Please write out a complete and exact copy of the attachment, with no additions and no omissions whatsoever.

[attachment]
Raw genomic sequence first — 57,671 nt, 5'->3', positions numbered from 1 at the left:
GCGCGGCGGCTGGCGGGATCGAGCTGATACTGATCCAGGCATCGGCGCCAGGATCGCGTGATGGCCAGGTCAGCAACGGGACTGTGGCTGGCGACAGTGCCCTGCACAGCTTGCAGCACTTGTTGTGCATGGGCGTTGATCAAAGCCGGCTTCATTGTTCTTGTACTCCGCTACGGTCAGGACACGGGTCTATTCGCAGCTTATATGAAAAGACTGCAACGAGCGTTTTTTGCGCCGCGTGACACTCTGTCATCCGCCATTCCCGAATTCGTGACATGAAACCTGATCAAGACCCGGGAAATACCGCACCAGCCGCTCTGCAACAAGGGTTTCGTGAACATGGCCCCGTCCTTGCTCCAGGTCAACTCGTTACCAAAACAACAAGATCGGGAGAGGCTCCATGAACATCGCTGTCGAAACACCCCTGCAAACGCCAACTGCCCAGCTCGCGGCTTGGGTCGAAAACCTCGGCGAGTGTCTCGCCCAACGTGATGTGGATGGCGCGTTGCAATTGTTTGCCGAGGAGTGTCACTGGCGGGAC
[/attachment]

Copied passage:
Raw genomic sequence first — 57,671 nt, 5'->3', positions numbered from 1 at the left:
GCGCGGCGGCTGGCGGGATCGAGCTGATACTGATCCAGGCATCGGCGCCAGGATCGCGTGATGGCCAGGTCAGCAACGGGACTGTGGCTGGCGACAGTGCCCTGCACAGCTTGCAGCACTTGTTGTGCATGGGCGTTGATCAAAGCCGGCTTCATTGTTCTTGTACTCCGCTACGGTCAGGACACGGGTCTATTCGCAGCTTATATGAAAAGACTGCAACGAGCGTTTTTTGCGCCGCGTGACACTCTGTCATCCGCCATTCCCGAATTCGTGACATGAAACCTGATCAAGACCCGGGAAATACCGCACCAGCCGCTCTGCAACAAGGGTTTCGTGAACATGGCCCCGTCCTTGCTCCAGGTCAACTCGTTACCAAAACAACAAGATCGGGAGAGGCTCCATGAACATCGCTGTCGAAACACCCCTGCAAACGCCAACTGCCCAGCTCGCGGCTTGGGTCGAAAACCTCGGCGAGTGTCTCGCCCAACGTGATGTGGATGGCGCGTTGCAATTGTTTGCCGAGGAGTGTCACTGGCGGGAC